So what is the point? That I am really humble and obedient? No. I was not really excited about being sent home, you’ll recall. So what is the point? That the person who reproved me is super-spiritual? Again, no. The time may someday come when I will have to visit him with a prayer, a sheet of paper, and a kindly rebuke. So what is the point? The point is that even leaders are sinners. And even leaders need accountability and authority in their lives. That is why God gave us plural elders—because we so desperately need accountability to one another; and because having elders works!

December 3, 2006

Great things He Has Done!

Some of you have been following PRBC's year-long process of moving toward elder leadership via this blog. More importantly, you have prayed for us. Thank you! The fruit of our labors, your prayers, and the Lord's goodness is this:

We voted today, with only one dissenting vote, to adopt the new Constitution!


It will be posted to the website soon if you're interested in reading it.

The strengthened Articles of Faith and Membership Covenant also passed unanimously. Subsequently, we chose the following men as our leaders:

Elders:
Keith Gorby
Kurt Strassner
Charles Tassell

Deacons:
Scott Harig
Gary Vaught
Mark Wells

Please pray for them, and for us, as we now seek to implement what we have been praying about, studying, discussing, and agreeing upon for the last year. And praise the Lord for the spirit of joyful unity that has pervaded this whole process!

November 20, 2006

How to Pray for Your Pastor when he is on Vacation

The following article was written for our congregation, to be placed in our bulletin this coming Sunday. If you are not a mamber of PRBC, maybe it will help you pray for your pastor and family next time they are away. And if you are the pastor yourself...pray these things for yourself...and make your own list for your people! And if you are reading this blog, then by all means, pray for Tobey and I. Here's the article, to be published this Sunday at our church...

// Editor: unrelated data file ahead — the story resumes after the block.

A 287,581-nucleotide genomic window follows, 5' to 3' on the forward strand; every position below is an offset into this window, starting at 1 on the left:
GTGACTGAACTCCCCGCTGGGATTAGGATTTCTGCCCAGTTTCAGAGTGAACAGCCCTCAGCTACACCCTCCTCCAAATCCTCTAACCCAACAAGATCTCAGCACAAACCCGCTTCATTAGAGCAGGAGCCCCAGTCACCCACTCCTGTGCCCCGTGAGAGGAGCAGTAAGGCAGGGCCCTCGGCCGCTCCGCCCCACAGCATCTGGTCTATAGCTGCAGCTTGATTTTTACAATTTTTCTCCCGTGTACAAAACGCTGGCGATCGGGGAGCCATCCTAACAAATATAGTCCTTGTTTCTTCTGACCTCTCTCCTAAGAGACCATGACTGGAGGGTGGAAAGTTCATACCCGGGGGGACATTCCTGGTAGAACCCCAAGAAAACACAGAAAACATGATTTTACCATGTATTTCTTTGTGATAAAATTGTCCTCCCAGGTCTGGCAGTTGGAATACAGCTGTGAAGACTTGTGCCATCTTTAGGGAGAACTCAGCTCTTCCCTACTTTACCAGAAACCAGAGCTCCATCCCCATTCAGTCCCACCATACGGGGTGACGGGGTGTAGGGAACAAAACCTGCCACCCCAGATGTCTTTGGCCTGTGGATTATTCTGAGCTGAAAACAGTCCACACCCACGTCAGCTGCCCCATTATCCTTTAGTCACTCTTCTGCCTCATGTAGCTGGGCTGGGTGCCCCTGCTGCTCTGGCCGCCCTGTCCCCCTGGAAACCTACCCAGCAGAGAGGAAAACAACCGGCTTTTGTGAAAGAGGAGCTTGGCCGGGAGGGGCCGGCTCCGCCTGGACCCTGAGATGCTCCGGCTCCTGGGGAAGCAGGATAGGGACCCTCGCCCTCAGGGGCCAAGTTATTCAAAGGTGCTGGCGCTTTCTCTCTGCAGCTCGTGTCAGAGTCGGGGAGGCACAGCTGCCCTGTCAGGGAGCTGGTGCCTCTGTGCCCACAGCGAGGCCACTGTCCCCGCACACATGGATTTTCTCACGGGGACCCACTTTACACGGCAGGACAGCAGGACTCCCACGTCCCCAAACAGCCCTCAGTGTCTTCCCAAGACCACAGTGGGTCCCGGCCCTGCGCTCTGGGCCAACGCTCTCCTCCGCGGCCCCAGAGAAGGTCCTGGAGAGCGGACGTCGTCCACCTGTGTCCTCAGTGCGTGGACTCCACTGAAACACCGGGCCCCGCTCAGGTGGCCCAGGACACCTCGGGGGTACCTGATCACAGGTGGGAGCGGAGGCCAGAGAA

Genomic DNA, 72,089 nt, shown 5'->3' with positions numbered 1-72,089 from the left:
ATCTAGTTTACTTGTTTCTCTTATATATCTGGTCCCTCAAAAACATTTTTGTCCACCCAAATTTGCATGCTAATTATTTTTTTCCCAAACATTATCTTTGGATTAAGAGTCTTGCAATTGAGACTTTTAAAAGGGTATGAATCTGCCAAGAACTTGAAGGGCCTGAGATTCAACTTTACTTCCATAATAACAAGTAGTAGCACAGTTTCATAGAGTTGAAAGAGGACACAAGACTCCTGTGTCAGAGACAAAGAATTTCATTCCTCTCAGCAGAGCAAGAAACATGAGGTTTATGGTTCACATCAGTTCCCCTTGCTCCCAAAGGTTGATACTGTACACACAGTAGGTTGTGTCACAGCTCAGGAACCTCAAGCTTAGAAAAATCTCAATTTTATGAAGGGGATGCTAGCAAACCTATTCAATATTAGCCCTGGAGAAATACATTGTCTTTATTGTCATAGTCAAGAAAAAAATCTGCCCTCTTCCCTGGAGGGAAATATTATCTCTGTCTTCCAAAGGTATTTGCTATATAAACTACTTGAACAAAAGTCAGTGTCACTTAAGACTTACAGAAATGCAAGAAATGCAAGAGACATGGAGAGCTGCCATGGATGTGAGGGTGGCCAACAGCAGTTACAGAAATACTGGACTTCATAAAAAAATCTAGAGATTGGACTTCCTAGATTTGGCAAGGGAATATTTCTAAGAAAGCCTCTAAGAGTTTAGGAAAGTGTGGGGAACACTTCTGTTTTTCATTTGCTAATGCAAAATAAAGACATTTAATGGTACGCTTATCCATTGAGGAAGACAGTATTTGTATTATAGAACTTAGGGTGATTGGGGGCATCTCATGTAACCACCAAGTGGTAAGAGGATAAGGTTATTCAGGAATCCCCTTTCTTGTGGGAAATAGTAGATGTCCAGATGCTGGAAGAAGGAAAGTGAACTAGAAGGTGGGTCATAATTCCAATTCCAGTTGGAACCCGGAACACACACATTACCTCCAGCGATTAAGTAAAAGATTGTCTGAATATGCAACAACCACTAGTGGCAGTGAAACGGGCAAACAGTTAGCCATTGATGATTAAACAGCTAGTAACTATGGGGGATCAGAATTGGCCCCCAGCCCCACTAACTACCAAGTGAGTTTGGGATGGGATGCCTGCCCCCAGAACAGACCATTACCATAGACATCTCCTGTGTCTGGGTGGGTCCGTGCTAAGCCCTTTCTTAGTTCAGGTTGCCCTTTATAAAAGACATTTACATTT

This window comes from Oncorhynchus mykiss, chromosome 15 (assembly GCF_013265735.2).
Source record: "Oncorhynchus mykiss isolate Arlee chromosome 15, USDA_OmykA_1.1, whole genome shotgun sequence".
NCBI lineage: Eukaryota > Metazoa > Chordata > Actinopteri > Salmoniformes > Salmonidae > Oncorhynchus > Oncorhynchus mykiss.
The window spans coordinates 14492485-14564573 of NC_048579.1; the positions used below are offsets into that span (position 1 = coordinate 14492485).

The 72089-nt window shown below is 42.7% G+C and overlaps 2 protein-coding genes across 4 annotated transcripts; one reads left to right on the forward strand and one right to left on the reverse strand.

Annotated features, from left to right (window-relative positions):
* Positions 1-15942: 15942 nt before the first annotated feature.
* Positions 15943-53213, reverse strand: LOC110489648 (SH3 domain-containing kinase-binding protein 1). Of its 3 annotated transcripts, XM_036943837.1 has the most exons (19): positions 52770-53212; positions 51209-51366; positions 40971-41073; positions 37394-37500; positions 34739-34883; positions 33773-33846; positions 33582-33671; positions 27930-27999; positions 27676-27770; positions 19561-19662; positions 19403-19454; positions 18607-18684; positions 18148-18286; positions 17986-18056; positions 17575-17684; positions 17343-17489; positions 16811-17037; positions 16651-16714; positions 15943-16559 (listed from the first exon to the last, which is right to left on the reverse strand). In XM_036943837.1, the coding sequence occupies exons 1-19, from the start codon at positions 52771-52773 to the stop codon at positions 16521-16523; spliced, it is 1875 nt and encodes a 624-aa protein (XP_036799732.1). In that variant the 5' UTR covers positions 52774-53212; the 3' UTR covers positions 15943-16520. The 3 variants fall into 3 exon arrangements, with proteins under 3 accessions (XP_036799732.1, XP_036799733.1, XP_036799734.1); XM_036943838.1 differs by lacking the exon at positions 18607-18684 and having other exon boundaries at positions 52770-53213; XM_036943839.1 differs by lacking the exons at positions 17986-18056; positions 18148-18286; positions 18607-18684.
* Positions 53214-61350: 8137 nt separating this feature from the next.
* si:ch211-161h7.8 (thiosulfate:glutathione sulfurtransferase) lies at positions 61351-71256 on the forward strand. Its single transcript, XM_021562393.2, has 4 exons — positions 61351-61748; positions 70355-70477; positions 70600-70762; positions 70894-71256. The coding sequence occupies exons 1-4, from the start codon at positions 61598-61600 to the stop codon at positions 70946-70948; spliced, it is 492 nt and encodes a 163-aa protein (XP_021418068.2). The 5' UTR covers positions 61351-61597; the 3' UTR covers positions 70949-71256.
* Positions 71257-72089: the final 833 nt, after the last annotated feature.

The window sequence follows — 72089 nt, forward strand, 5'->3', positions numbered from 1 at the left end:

As you know, Tobey, the kids, and I are halfway through our fall vacation. As you read this (Lord willing), we are preparing to attend church in Memphis. We are praying for you today…and trust that you are praying for us, too. I thought it might be helpful for you to have a few ideas of specific ways you can pray for us while we’re down south…

1. Pray that we will get real rest—physical and spiritual. We need both. Tobey and the kids have been battling colds this month…and I have been looking forward to going out of the harness for a while—getting the chance to hear others preach; and to reading the Bible simply for my own soul’s sake. So, pray that we’ll come back refreshed and re-energized in every way.

2. Pray that we will have good devotional times while away. This is a bit of a sub-point to #1. But I let it stand alone because it is such a need. For Tobey and I, vacation times often seem to be the times when we let our own personal devotions—and our family worship times—slip a bit. When visiting people and staying in their homes, you’re never really alone. So we need to be extra careful to make sure we